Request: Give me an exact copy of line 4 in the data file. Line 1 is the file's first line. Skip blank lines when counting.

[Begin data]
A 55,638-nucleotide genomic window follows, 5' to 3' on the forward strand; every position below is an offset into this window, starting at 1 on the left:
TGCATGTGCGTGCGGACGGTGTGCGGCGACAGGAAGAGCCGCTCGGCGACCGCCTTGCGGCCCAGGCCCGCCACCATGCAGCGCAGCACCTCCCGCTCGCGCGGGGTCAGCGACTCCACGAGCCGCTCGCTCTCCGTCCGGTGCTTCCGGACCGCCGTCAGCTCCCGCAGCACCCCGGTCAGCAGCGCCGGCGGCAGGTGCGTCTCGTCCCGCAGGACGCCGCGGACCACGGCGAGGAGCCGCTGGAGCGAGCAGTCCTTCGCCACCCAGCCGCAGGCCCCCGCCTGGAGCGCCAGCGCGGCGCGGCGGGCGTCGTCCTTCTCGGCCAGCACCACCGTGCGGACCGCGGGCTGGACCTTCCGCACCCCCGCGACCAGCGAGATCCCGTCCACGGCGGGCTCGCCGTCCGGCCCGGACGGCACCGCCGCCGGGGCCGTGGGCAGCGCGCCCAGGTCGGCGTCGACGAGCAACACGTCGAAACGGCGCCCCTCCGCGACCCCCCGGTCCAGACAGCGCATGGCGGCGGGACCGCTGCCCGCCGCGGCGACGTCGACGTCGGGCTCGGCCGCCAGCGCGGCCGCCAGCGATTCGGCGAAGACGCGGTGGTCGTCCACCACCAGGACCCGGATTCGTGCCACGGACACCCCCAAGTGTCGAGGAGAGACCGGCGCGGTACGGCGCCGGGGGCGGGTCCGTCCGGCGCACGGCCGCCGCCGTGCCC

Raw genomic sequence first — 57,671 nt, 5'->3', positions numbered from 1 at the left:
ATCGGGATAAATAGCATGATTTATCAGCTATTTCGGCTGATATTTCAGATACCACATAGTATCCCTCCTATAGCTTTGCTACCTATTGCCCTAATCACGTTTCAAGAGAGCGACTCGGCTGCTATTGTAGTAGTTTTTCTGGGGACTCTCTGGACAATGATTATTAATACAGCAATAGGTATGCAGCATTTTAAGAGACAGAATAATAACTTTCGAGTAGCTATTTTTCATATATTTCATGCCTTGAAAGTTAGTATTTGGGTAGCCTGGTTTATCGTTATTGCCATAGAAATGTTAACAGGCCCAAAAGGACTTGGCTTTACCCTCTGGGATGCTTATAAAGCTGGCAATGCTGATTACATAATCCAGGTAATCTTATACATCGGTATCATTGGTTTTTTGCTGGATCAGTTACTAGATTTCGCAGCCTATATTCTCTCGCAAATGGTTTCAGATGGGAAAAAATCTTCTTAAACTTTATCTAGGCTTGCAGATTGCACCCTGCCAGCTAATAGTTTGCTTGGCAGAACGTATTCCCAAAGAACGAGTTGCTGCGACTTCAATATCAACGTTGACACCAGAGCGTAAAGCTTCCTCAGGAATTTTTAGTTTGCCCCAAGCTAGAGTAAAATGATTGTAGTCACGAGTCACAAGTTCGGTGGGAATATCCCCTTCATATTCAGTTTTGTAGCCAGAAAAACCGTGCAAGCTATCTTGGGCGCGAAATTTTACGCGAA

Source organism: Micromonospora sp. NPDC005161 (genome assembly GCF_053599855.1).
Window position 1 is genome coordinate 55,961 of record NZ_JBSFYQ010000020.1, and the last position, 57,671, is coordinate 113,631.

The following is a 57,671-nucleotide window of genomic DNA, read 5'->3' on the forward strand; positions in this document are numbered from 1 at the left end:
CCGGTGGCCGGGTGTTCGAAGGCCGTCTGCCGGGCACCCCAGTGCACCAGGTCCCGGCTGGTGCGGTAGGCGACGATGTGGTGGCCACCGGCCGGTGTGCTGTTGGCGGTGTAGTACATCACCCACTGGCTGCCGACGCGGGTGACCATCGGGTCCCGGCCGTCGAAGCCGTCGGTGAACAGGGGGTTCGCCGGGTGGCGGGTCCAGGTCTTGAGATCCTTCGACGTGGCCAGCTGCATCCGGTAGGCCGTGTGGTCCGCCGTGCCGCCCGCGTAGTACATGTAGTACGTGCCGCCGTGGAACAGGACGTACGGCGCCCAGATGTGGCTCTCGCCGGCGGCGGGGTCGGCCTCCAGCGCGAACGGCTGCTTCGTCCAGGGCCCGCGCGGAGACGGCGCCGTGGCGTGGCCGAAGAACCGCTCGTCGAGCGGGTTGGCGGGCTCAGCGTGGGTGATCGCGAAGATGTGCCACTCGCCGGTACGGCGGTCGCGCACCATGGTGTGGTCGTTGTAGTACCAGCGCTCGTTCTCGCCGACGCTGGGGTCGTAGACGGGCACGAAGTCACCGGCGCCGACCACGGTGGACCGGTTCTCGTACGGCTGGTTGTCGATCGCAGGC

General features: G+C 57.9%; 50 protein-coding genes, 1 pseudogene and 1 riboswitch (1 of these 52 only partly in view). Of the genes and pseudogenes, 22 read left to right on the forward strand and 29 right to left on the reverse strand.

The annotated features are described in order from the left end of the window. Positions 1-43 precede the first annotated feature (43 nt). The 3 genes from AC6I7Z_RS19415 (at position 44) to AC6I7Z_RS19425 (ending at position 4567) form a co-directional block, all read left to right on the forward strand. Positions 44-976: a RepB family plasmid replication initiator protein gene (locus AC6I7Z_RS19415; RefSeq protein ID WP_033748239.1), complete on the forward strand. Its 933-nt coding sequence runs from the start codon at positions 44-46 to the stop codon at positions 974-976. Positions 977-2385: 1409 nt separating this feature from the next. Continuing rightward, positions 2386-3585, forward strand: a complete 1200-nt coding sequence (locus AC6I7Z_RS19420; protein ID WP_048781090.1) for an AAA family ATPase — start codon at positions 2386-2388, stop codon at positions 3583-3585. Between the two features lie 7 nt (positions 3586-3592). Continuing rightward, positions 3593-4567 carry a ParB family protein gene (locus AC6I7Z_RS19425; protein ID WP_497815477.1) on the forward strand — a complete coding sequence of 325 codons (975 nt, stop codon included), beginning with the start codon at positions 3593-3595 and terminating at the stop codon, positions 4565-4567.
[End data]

ATCGGGATAAATAGCATGATTTATCAGCTATTTCGGCTGATATTTCAGATACCACATAGTATCCCTCCTATAGCTTTGCTACCTATTGCCCTAATCACGTTTCAAGAGAGCGACTCGGCTGCTATTGTAGTAGTTTTTCTGGGGACTCTCTGGACAATGATTATTAATACAGCAATAGGTATGCAGCATTTTAAGAGACAGAATAATAACTTTCGAGTAGCTATTTTTCATATATTTCATGCCTTGAAAGTTAGTATTTGGGTAGCCTGGTTTATCGTTATTGCCATAGAAATGTTAACAGGCCCAAAAGGACTTGGCTTTACCCTCTGGGATGCTTATAAAGCTGGCAATGCTGATTACATAATCCAGGTAATCTTATACATCGGTATCATTGGTTTTTTGCTGGATCAGTTACTAGATTTCGCAGCCTATATTCTCTCGCAAATGGTTTCAGATGGGAAAAAATCTTCTTAAACTTTATCTAGGCTTGCAGATTGCACCCTGCCAGCTAATAGTTTGCTTGGCAGAACGTATTCCCAAAGAACGAGTTGCTGCGACTTCAATATCAACGTTGACACCAGAGCGTAAAGCTTCCTCAGGAATTTTTAGTTTGCCCCAAGCTAGAGTAAAATGATTGTAGTCACGAGTCACAAGTTCGGTGGGAATATCCCCTTCATATTCAGTTTTGTAGCCAGAAAAACCGTGCAAGCTATCTTGGGCGCGAAATTTTACGCGAA